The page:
Dexmedetomidine controls twitch-convulsive syndrome in the course of uremic encephalopathy

Koichi Nomoto, Corey Scurlock, David Bronster

Research output: Contribution to journalArticlepeer-review

5 Scopus citations


An 85 year old man with a history of chronic renal insufficiency was admitted to the cardiothoracic intensive care unit after aortic valve replacement. His postoperative course was marked by acute oliguric renal failure for high blood urea nitrogen (BUN) and acute hyperactive delirium. At this time he also developed tremors with muscle twitching; he received no other form of sedatives. A neurology consult made the diagnosis of twitch-convulsive syndrome associated with uremic encephalopathy. While the patient was receiving the dexmedetomidine infusion, the signs of the twitch-convulsive syndrome, particularly the twitching and tremors, disappeared. Within 30 minutes of the end of the dexmedetomidine infusion, symptoms of the twitch-convulsive syndrome returned, manifesting as acute tremulousness. After several dialysis treatments, his BUN decreased and the dexmedetomidine was weaned, without return of the symptoms of twitch-convulsive syndrome.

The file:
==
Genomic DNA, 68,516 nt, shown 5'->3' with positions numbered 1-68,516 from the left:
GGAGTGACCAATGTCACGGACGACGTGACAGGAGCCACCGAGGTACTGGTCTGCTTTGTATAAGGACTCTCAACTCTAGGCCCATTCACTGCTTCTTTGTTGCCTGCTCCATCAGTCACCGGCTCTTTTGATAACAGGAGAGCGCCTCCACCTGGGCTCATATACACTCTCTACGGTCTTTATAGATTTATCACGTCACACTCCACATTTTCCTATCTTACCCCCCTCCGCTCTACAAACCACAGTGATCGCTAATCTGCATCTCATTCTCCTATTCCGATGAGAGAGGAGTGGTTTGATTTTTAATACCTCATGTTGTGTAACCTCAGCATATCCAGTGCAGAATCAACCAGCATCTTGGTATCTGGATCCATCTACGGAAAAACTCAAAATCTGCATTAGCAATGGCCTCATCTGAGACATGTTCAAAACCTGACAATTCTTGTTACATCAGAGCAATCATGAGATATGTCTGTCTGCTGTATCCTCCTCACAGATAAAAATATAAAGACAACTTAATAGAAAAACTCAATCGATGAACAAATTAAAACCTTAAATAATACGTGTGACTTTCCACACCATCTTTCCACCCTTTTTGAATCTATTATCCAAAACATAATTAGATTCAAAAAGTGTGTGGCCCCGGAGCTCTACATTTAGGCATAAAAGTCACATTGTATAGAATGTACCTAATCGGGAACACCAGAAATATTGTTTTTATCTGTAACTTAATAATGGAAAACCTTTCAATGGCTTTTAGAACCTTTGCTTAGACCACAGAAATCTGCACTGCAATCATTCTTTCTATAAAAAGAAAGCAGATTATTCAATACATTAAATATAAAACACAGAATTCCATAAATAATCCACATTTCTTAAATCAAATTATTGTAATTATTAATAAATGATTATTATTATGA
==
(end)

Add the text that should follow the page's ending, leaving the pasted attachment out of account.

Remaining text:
Original languageEnglish
Pages (from-to)646-648
Number of pages3
JournalJournal of Clinical Anesthesia
Issue number8
StatePublished - Dec 2011


  • Chronic renal insufficiency
  • Dexmedetomidine
  • Twitch-convulsive syndrome
  • Uremic encephalopathy


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